Date:  10:4011:20, Monday, March 23, 2009 
Venue:  FIT Building 1315, Tsinghua University 
Title:  Quasicryptography 
Speaker:  Andrej Bogdanov 
Biography: 
Andrej Bogdanov received his Ph.D. in Computer Science from University of California, Berkeley in 2005. He had been postdoctoral researcher in the school of MathematITCS Institute for Advanced Study in Princeton from 2005 to 2006, in DIMACS in Rutgers University from 2006 to 2007 and in ITCS of Tsinghua University from 2007 to 2008. Now he is an assistant professor in Department of Computer Science and Engineering of the Chinese University of Hong Kong.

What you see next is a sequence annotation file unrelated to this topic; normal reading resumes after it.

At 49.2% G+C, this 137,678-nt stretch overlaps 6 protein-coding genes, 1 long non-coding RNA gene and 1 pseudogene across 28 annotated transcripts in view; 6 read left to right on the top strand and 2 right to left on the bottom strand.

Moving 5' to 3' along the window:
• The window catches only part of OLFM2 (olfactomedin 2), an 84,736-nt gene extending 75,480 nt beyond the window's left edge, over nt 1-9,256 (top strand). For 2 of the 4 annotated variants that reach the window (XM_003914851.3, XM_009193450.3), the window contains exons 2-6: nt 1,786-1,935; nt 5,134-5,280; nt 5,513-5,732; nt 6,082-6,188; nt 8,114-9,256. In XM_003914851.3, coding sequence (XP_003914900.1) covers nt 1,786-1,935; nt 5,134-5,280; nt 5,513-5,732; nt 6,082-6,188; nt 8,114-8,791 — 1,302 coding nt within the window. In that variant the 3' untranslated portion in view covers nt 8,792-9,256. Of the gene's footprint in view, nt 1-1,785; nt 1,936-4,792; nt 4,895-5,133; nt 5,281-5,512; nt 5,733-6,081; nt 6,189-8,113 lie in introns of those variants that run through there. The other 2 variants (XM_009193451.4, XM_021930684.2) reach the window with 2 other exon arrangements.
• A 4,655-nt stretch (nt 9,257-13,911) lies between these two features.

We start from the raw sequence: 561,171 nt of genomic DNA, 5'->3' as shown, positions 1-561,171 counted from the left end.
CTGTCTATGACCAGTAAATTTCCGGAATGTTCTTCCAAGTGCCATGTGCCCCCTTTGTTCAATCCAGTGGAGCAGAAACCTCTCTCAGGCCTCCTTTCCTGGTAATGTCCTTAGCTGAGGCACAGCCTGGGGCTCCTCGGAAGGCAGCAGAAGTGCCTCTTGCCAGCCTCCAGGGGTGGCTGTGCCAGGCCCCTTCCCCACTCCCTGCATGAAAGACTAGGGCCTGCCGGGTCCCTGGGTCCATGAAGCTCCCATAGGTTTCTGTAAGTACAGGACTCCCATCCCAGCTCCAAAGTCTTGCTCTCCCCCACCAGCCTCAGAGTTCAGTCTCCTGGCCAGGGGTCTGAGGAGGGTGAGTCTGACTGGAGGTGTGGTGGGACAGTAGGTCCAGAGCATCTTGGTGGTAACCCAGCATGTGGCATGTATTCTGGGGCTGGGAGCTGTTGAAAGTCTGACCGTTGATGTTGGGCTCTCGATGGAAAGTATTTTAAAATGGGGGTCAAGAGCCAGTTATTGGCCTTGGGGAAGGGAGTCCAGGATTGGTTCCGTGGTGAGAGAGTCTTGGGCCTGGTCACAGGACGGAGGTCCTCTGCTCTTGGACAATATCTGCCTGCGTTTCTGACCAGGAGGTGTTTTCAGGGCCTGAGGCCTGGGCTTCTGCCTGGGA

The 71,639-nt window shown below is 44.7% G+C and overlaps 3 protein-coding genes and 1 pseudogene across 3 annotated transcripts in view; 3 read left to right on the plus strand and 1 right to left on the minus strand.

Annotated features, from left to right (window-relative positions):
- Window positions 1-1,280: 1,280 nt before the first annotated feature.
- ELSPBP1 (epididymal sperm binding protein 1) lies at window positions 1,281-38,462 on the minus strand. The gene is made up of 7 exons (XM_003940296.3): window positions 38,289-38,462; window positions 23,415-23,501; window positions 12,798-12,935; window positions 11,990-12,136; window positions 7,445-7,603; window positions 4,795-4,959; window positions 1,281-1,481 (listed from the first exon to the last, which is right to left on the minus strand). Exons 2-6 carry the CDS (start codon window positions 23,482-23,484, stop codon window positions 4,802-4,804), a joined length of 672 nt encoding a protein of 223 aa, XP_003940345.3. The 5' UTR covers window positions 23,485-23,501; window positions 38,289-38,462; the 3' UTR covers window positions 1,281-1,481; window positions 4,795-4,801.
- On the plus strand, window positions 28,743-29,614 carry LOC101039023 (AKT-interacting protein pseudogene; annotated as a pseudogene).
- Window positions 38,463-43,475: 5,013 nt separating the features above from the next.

Abstract: 
Ideally, one would want to base the security of standard cryptographic primitives (such as pseudorandom generators) on widely believed worstcase complexity assumptions like P does not equal NP. However, it is currently not known if this is possible, and several obstacles have been pointed out in the last few years.
We propose to study relaxed definitions of cryptographic primitives where some of the honest parties may be given more resources than the adversary. While such definitions are useless for common cryptographic applications, they may shed more light on the relation between worstcase complexity, averagecase complexity, and cryptography. As an initial step, we show that "quasioneway functions" may be realized from worstcase assumptions such as P does not equal NP, but standard techniques to turn these into "quasipseudorandom generators" fail in our setting.
Joint work with Kunal Talwar and Andrew Wan.